Friday.  Although, I might have lost my temper a bit and used some
words that the FCC doesn't permit on the phone......

After he was quoted $600 per month for a T1, (and $9500 install), and
a 3 month lead time, he called me back...

He decided that my offer of 1Mbit committed rate (6am-6pm, Mon-Fri)
and a 256Kbit committed rate at other times) for $250 a month was a
damn good deal......

The point of this, is that, for many customers, pricing and bandwidth
expectations are being driven by the cheap bandwidth in the large
cites....  Out here in the real world, it don't work that way.....

The other point is, that with a good mix of residential and business
customers, and a little creative thinking, one can match their usage
patterns to minimize ones peak bandwidth requirements while still
providing the 'fast, snappy feel' that the users prefer....

Just my $.02

J. Vogel wrote:

          I would suspect that the customer (as is the case in much of the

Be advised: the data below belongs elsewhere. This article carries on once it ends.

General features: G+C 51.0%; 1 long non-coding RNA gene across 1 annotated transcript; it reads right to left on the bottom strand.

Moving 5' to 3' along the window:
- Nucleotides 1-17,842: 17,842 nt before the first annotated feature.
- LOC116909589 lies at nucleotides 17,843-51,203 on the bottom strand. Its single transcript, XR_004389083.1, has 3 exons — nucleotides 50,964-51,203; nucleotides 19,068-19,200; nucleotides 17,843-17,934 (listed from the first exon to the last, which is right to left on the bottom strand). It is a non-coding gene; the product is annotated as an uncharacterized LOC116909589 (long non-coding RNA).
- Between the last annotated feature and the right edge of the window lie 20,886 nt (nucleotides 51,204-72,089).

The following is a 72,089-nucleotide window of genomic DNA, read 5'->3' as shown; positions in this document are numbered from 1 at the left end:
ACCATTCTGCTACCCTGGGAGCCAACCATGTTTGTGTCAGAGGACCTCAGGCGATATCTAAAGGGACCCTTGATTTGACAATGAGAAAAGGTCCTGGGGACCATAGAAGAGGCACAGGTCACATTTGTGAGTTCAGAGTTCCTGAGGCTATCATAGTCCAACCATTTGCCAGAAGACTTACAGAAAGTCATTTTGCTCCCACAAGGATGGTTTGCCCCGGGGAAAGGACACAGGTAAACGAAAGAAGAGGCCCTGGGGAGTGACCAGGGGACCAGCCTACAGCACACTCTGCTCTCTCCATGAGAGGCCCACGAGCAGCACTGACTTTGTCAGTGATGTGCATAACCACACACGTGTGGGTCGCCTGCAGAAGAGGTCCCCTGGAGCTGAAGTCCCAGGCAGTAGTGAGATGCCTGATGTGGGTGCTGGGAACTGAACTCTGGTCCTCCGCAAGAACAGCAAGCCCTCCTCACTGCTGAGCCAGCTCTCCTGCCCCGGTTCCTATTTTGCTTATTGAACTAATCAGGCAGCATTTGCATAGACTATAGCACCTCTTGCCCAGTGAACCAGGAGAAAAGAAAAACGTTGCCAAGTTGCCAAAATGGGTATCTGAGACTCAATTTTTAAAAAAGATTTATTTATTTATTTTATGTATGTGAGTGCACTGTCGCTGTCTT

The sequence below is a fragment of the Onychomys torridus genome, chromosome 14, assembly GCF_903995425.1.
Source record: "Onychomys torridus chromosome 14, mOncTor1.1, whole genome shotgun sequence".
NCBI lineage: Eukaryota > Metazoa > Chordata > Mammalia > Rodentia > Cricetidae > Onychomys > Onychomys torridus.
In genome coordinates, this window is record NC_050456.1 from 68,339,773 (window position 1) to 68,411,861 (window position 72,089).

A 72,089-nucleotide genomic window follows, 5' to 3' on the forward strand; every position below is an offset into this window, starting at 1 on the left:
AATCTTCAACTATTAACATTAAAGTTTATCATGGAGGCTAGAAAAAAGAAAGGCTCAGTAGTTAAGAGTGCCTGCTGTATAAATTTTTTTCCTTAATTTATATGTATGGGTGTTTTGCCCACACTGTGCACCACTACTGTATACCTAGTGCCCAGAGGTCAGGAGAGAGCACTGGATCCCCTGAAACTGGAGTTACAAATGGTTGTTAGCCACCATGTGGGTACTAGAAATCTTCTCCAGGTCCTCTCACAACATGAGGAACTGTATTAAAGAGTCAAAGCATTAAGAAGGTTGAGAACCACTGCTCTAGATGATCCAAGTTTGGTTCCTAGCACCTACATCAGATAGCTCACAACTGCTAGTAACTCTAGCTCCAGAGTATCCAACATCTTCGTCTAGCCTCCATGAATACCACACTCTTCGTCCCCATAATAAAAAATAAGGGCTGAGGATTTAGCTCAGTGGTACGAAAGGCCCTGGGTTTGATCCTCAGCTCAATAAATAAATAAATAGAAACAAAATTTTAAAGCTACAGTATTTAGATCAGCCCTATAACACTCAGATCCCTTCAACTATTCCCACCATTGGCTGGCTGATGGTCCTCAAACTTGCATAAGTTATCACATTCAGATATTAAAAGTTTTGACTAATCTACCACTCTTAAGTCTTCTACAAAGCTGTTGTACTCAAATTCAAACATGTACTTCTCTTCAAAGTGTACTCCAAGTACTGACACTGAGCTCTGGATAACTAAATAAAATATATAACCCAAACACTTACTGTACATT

not necessarily in the limited
world you may operate in) does not want to, or in many case could not
pay for such a pipe. In many
areas of the US, especially rural, bandwidth is extremely expensive.
Customers do not want to pay
close to $1k / month for their residential connection to the 
        yet the customer would like to
access the internet at speed approaching 1.5 mbps (or even faster)
whenever they can. In such a case
it makes sense, is good business practice, and not at all 
            unethical to
        sell customers shared bandwidth.

In cases such as these, the question posed by the OP is a valid
question, and deserves an answer
other than one which implies that they may be doing something they
should not be. The world is a big
place. It is good to get out and see parts of it you may not have 


Matt Liotta wrote:

            Have you thought about selling the customer a pipe that works for 
        and all traffic at the speed the customer signed up for as 
              opposed to
        deciding for the customer?